Quiet Coyote – Introduce the Quiet Coyote: “his ears are open and his mouth is shut.” Put your middle and ring fingers on your thumb to create the coyote’s shut mouth, and stick your index and pinky fingers up to create the coyote’s ears. If you feel like adding a judging element to your coyote, push the ears forward to create “judging jaguar.” The reason for this is to maximize our time. Instead of waiting for the room to quiet down (one student sees the quiet coyote and then quiets down, and other students gradually notice), I changed it to saying “quiet coyote up here” verbally. I couldn’t do the “hands up, voices off, eyes on me” from last year–it doesn’t feel enough like me.
Math Challenge – Last year I used the 31 game on this group of seniors as an initial math challenge. I wanted to try Gumdrop Mania with them this year, but that game requires a ton of setup…I’ll save it for advisory. Instead I used a math boggle suggested by the fabulous @msrubinteach. I named it “Perfect 10” and used the observation questions below.
Draw 5 cards per group, and make 10 as many ways as possible. If the group uses 2 cards, they get 2 points. If they use 3 cards, they get 3 points, and so on. Face cards and 10s are taken out.
I had the kids take out the face cards and tens (to save me time–I’m learning how to let go of my perfectionist tendencies in little ways). We played a few rounds and talked about the importance of persevering vs. rage-quitting (growth vs fixed mindset).
1. Are all the students involved? Who is looking around the class or out the window (or whatever) instead of participating in the activity?
2. Who is very focused and studying the game intently?
3. Who simply HAS to talk with his or her neighbor as they process what to do or process how many he or she got correct?
4. Who has to check in with me to see if they’re doing it correctly?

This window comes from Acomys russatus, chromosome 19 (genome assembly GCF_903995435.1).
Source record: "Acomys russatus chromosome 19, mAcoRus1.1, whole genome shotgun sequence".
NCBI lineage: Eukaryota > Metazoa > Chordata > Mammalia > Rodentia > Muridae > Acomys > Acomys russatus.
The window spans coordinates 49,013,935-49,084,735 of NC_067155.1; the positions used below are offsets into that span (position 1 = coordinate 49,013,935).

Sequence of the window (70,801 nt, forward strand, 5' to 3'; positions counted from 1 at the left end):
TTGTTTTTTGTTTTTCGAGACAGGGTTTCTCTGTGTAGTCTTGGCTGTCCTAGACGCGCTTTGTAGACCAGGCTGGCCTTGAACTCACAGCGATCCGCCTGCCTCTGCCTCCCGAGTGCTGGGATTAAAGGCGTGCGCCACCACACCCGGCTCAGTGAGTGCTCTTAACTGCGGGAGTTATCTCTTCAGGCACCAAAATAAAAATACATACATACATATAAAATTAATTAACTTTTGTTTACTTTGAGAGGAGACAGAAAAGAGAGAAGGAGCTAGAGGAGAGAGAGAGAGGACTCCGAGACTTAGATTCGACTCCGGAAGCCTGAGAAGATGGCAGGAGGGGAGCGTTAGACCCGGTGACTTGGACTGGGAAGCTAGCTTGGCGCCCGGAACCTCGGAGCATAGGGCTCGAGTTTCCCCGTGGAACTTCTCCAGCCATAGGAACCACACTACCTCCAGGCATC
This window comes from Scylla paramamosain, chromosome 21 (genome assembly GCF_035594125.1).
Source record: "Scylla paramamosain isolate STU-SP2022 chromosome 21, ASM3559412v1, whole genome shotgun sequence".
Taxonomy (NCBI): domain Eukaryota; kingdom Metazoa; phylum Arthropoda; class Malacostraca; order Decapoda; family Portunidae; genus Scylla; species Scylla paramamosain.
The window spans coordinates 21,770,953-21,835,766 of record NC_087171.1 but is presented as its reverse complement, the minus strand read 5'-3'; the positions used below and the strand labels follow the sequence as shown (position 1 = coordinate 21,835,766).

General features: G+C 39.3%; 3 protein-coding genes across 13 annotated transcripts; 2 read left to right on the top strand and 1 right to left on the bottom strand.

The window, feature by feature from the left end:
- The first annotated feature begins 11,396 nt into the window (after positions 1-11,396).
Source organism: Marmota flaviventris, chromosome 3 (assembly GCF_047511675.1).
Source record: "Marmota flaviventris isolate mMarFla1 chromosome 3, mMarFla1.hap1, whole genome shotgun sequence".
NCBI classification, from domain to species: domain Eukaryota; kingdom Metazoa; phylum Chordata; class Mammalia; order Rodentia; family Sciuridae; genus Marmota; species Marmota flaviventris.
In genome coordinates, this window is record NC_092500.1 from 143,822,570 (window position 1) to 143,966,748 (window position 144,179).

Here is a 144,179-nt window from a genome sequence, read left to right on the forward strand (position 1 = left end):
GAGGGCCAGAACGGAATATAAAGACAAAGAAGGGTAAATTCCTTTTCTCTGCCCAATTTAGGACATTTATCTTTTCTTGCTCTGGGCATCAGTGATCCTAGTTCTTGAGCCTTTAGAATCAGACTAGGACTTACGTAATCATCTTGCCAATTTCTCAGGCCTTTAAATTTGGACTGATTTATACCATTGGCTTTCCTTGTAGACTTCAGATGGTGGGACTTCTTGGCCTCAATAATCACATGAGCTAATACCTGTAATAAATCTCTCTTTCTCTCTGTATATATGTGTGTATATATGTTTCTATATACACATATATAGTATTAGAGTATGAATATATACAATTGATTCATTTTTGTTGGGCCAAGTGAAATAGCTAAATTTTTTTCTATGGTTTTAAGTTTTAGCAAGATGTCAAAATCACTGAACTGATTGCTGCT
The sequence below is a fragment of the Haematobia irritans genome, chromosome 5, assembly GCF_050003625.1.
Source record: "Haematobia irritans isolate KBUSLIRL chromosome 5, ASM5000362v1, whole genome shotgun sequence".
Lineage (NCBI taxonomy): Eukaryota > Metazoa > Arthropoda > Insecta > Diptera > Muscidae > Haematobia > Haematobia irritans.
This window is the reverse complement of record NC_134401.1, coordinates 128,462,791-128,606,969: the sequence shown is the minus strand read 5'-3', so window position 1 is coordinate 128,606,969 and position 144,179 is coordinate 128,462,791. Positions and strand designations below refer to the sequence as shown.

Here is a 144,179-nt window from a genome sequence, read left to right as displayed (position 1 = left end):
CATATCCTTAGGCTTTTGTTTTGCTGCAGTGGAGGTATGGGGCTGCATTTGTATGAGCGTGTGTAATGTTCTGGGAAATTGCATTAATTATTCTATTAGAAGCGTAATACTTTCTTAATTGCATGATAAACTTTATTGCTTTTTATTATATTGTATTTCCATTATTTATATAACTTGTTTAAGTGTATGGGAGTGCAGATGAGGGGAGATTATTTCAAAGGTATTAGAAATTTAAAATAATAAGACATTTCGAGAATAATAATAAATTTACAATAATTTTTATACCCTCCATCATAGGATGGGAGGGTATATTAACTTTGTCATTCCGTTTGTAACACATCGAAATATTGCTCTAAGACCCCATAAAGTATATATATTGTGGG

5. Who seems to want to sit back and observe what everyone else is doing before they jump in?
6. Who calls out comments as they’re working?
7. Which students simply can’t concentrate for the short time period you give them to study the diagram? What are they doing? Getting up? Beginning conversations? Fiddling with their “stuff”?
8. As I walk by to see how the students are doing, who wants to talk with me or show me something? Who wants to simply work without interruption?
9. As we discuss our findings, who wants to share? Who seems to want to add their comments more than expected?
10. Which students try to steer the discussion off topic?
11. Which students don’t share at all?
I didn’t do the 3-2-1 exit slip that I wanted to do. Losing 6 minutes per class period. I sent home parent homework, explaining that it’s important that the parent email me (just easier than trying to type in and respond). However, most parents wrote their answers instead of emailing. I wonder how to make this process better. My end goal is to send parent newsletters home via ManageBac or ASPEN. The student homework was to read the syllabus and bring it back the next day for us to go over (practicing organizational skills).
Saw this on Miles Covered. I’m intrigued by the idea of racing completely by myself, with no dinners or expo trips to coordinate with others. However, that means I better start racing again…
Last year I switched up my seating charts weekly. I would sketch out the tables in the room on a piece of scrap paper, assign students to each table, and then rewrite the names on post-its on the tables. Today I decided to create a table in Word and put the names in each cell, then printed the paper to cut up and tape to the tablees tomorrow. Why I didn’t do this before, I have no idea.
I’ve been thinking more about how to support my students in succeeding at their academic goals for senior year, particularly with breaking down tasks into more manageable steps. Tackling smaller chunks makes them less likely to give up or get tempted to fall back into old habits (e.g., rage quitting and choosing not to do work out of fear of failure). For example, I’ve helped some students start to tackle their World Studies Extended Essay research in chunks like “find five fast food menus and email them to me so we can discuss the patterns and trends that you see with calories, fat, and sugar.” I think the last thing that one of my students would want to hear is an admonishment for being behind and a “go start your research and send me what you find” without any help on how to get started.